5. 5.0 5.1 Daniel Pipes (18 August 2009), "Jewish" - Not the Same as "Pro-Israel"
  6. Paul Halsall, ed., Modern History Sourcebook: The Balfour Declaration
  7. The Sykes-Picot Agreement : 1916, Avalon Project, Yale University
  8. McMahon-Hussein Correspondence, 1915-1916, Mideast Web
  9. British White Paper of June 1922, Avalon Project, Yale University
  10. Speech of November 8, 1914, before the Menorah Society of Columbia University, cited in Mason, Alpheus T. Brandeis: A Free Man's Life (1946), online edition p 447
  11. Algemeiner.com - "The Death of Modern Zionism?", by Simon Jacobson
  12. Isidore Abramowitz, Hannah Arendt, Abraham Brick, Jessurun Cardozo, Albert Einstein, Herman Eisem, Hayim Fineman, M. Gallen, H. H. Harris, Zelig Harris, Sidney Hook, Fred Karush, Bruria Kaufman, Irma Lindheim, Nachman Maisel, Seymour Melman, Myer Mendelson, Harry Orlinsky, Samuel Pitlick, Fritz Rohrlick, Samuel Pitlick, Fritz Rohrlich, Louis Rocker, Ruth Sagis, Itzhak Sankowsky, I. J. Schoenberg, Irma Wolfe, Stefan Wolfe (2 December 1948), "Letter to the Editor: New Palestine Party Visit of Menachem Begin and Aims of Political Movement Discussed", New York Times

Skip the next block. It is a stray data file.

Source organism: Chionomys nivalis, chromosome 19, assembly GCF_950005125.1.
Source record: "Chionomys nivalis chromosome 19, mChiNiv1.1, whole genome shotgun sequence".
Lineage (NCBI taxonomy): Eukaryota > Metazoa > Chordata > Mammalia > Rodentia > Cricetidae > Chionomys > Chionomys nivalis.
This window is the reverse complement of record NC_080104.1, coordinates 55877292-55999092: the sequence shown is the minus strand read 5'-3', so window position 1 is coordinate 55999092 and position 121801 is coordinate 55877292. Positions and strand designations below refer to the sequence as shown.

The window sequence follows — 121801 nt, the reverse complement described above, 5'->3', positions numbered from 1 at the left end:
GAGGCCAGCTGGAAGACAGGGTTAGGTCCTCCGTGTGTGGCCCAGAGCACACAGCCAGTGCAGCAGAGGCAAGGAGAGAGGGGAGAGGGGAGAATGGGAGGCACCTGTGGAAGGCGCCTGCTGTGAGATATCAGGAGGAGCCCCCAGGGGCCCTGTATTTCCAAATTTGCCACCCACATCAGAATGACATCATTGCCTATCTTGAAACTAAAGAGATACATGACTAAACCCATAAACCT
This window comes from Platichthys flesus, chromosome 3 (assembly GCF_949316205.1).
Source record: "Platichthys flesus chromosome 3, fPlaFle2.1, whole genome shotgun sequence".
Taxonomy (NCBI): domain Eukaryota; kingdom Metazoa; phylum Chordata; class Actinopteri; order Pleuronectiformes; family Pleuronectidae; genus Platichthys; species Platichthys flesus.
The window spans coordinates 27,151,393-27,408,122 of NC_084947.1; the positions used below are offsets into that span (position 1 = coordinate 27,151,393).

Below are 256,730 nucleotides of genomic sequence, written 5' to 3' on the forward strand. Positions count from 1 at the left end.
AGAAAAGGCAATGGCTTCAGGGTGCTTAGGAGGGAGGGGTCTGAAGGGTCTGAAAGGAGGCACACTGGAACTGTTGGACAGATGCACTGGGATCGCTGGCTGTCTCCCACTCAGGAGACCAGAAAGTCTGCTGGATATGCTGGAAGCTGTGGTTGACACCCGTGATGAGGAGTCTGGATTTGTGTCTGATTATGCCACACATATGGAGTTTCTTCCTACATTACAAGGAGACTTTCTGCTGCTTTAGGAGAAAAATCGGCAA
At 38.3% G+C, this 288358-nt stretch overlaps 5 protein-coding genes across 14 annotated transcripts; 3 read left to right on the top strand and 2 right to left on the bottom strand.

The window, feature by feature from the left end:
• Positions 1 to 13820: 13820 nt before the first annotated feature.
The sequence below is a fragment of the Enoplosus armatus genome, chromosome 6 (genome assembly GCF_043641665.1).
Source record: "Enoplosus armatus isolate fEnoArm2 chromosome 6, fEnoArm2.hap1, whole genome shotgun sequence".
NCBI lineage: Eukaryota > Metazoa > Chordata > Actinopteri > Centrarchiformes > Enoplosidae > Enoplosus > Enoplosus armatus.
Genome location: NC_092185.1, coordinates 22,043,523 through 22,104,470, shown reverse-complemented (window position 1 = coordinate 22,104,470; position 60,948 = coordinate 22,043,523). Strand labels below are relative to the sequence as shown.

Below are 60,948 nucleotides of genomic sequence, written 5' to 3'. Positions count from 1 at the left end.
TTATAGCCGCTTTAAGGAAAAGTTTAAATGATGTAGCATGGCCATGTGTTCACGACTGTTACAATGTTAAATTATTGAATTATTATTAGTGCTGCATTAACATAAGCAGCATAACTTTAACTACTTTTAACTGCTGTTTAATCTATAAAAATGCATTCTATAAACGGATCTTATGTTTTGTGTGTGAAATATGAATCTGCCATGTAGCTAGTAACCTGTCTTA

13. Meyrav Wurmser (March 1999), "Can Israel Survive Post-Zionism?", Middle East Quarterly
  14. Anne E. Kornblut (August 12, 2009), "Honor for Former Irish President Draws Criticism", Washington Post
  15. Peter Beaumont (23 August 2009), "Why Israeli Jew Uri Davis joined Fatah to save Palestine", The Observer, Guardian (UK)